Monday, October 24, 2011

Aggression, Mom and Self Defense…makes since.

Nicky is big. He is 13, growing every day and is almost my height and he’s stronger than I am.  Yesterday, when he was angry he came after me, grabbing my hair and pulling me down to the ground.  It’s happened before and each time I’ve wanted to think it would not happen again.  

People telling me that I needed to do something because he was getting big, didn’t help me.  My feelings of inadequacy that I couldn’t handle it, my determination to handle it, combined with my fear of what it might mean for his future were too strong.  So,  I dug in my  heals and kept thinking I could talk my way through it.  I would handle it my way.  Today a male friend said  "ALL boys in puberty get aggressive, not just boys with autism.  They have so much going on and they don’t always have control over their bodies full of male hormones. This isn't just autism it's boy stuff."  For some reason it was the idea, that his behavior was somehow typical, that gave me permission to address the problem.  So later in the day I learned 3 self-defense moves and when I get them right Nicky will know that this mom is in charge and I will be able to keep me safe and keep him safe.  

I'm reminded of what I was told by a neurologist who didn't want Nicky to get a diagnosis of autism when he was two. He was afraid of what happens when children are labeled. He had seen the diagnosis keep parents from parenting and teaching ASD kids the same things that all kids need to be taught.  I remember what he said to me. "You have to remember that he has autism he, but it is not who he is. He is a boy and your challenge will be to see him first as a boy, and secondly as a boy with autism. If you can't do this, you will get in the way of his development, it will be you who does him the greatest disservice.  At the time I thought his comment was profound, but it didn't apply to me.  Seems I was wrong.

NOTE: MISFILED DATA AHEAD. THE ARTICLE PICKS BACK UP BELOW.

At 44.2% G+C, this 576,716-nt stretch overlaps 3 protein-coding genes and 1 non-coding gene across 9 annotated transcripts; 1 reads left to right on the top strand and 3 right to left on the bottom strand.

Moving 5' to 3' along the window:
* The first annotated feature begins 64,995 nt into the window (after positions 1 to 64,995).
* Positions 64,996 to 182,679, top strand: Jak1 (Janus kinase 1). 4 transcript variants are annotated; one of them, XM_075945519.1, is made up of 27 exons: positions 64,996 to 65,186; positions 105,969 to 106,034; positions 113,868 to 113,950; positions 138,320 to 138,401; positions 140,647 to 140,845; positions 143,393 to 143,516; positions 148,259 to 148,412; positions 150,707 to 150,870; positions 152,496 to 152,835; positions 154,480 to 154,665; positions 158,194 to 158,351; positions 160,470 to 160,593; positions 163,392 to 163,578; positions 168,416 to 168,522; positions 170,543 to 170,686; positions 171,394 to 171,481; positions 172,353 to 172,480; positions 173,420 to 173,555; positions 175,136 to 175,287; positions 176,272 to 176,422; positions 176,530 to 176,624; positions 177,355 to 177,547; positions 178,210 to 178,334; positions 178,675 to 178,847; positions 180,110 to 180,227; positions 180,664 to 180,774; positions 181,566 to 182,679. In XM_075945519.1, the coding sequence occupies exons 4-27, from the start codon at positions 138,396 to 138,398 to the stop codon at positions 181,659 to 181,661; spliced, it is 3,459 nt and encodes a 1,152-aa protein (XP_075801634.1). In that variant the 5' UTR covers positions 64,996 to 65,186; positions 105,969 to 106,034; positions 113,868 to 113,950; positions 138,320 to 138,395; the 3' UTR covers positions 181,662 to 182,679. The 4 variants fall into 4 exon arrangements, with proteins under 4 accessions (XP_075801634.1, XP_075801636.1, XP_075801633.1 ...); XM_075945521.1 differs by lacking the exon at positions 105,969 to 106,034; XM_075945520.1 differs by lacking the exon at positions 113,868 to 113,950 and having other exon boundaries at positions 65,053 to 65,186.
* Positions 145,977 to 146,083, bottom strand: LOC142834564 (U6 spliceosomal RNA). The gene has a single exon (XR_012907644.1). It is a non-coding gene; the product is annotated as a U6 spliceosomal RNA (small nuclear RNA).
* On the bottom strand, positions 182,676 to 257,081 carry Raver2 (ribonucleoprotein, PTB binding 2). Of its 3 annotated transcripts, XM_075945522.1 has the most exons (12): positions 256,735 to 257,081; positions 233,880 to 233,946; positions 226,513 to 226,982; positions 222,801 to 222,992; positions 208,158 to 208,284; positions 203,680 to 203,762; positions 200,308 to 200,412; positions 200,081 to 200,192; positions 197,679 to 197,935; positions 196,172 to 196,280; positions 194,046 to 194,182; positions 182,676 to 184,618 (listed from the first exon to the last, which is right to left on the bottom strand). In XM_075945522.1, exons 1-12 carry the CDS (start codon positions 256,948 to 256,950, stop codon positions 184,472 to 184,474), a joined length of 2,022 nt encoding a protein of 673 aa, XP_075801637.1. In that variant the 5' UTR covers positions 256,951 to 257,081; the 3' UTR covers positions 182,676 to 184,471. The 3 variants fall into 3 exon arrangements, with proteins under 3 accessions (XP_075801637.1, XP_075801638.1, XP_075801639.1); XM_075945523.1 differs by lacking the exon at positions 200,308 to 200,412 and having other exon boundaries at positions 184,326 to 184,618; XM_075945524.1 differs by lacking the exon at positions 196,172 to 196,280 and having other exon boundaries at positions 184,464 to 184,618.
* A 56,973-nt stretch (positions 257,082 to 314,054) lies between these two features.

Thank you Lee and Julius :) 


  1. That neurologist, in my opinion, was dead on... except for the part about not wanting kids to be diagnosed at an early age, because of being "labeled". Unfortunately, you need a label to get your child the right kind of help.

  2. A teacher told me, when 'Bot was in first grade, that the greatest disservice you can do a child with a disability is to let the disability hide what they CAN do. I've never forgotten that and tried to parent accordingly. Please make sure that you have someone to support you and Nicky through this difficult stage of his development.

  3. My son's 16 and each year brings new things,some good some not so. Autism is just another demension of their life we face as they develop and mature.The drive,desires and dreams are still there just harder for us to get at to understand. Keep doing what you're doing ,you are a wondeful mom.

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